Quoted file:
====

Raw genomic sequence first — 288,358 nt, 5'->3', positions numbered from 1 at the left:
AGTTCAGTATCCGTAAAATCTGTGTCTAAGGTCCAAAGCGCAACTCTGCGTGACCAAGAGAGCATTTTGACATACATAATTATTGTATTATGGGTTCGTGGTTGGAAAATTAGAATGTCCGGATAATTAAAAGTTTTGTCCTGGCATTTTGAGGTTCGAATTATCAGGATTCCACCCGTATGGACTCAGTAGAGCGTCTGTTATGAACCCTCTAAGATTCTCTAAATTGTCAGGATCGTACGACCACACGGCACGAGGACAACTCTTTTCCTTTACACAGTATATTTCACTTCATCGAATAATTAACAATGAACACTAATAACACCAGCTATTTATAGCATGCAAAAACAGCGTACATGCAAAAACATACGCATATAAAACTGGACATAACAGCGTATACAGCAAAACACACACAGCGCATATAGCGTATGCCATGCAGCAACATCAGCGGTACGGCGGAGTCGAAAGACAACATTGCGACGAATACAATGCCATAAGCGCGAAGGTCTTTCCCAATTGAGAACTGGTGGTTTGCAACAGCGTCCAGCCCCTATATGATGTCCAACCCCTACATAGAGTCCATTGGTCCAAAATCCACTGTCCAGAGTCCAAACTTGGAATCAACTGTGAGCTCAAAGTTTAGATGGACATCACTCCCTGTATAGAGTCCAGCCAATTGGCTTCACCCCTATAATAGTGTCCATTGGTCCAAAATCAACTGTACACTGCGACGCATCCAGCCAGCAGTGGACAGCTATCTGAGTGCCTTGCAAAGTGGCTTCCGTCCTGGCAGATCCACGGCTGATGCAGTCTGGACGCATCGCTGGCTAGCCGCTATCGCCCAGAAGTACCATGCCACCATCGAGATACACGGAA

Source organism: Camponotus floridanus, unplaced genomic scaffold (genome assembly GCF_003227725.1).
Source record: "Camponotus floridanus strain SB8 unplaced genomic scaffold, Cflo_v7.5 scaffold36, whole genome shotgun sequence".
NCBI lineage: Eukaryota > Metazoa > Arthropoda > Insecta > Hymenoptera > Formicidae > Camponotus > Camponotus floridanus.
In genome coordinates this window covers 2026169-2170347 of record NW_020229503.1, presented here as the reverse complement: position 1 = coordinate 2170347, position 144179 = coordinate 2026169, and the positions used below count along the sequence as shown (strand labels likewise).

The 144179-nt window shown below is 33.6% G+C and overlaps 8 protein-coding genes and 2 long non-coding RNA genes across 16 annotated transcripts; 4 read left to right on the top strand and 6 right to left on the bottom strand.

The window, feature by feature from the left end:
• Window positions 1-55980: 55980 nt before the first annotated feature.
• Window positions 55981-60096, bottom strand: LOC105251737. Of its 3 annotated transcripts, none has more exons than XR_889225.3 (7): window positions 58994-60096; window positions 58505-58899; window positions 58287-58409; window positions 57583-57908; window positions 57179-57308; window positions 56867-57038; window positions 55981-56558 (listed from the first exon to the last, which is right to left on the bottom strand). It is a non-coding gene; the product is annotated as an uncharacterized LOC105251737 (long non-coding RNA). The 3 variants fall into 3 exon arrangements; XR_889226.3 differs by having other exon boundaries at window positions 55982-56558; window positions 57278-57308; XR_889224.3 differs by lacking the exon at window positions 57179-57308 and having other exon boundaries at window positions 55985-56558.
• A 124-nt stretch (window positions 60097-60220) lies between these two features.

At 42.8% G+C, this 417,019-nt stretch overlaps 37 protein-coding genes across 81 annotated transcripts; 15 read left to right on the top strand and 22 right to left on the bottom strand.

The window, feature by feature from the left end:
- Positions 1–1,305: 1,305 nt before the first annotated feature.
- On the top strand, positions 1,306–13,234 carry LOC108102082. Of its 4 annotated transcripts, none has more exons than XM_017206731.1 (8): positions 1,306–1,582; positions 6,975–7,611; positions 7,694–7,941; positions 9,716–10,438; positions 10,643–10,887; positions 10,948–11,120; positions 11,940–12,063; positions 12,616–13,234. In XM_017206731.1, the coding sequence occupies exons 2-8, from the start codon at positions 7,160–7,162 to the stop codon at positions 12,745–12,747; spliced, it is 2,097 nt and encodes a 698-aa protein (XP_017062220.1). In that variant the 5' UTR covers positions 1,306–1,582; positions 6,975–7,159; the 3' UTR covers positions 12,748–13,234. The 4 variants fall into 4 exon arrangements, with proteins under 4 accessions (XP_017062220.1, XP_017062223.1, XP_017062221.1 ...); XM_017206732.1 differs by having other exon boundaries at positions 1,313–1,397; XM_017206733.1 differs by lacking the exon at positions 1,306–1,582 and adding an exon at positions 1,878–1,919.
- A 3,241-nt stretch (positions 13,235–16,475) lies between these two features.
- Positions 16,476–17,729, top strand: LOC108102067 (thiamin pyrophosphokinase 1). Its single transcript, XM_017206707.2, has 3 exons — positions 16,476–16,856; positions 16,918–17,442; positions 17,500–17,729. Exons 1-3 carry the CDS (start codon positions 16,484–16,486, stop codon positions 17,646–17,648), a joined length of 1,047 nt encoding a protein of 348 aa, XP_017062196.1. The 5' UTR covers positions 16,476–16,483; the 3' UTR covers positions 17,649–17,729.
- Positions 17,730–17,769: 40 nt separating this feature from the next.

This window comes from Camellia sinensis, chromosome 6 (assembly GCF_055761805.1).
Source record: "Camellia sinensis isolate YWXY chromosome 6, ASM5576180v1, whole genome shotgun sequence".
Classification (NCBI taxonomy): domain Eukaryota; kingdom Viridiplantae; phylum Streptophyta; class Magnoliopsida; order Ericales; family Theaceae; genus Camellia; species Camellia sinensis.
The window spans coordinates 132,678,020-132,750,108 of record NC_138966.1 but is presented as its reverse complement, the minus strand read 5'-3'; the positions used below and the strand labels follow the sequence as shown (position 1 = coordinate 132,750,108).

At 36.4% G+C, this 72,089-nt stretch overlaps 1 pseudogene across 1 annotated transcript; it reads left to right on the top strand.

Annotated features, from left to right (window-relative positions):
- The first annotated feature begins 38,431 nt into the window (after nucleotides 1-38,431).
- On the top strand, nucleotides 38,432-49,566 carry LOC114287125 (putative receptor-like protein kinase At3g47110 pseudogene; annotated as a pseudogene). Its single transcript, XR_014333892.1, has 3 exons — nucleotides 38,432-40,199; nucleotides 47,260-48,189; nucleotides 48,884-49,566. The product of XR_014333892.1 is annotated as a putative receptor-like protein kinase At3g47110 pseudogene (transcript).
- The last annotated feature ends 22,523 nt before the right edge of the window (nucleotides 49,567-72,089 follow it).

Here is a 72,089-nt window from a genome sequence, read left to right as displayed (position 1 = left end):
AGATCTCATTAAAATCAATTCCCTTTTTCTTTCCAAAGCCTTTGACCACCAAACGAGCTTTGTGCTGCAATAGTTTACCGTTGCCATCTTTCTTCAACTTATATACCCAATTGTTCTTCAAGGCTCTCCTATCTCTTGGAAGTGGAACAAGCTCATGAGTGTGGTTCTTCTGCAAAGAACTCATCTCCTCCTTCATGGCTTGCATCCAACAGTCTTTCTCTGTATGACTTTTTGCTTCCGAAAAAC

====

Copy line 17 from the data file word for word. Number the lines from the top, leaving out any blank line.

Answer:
- Positions 16,476–17,729, top strand: LOC108102067 (thiamin pyrophosphokinase 1). Its single transcript, XM_017206707.2, has 3 exons — positions 16,476–16,856; positions 16,918–17,442; positions 17,500–17,729. Exons 1-3 carry the CDS (start codon positions 16,484–16,486, stop codon positions 17,646–17,648), a joined length of 1,047 nt encoding a protein of 348 aa, XP_017062196.1. The 5' UTR covers positions 16,476–16,483; the 3' UTR covers positions 17,649–17,729.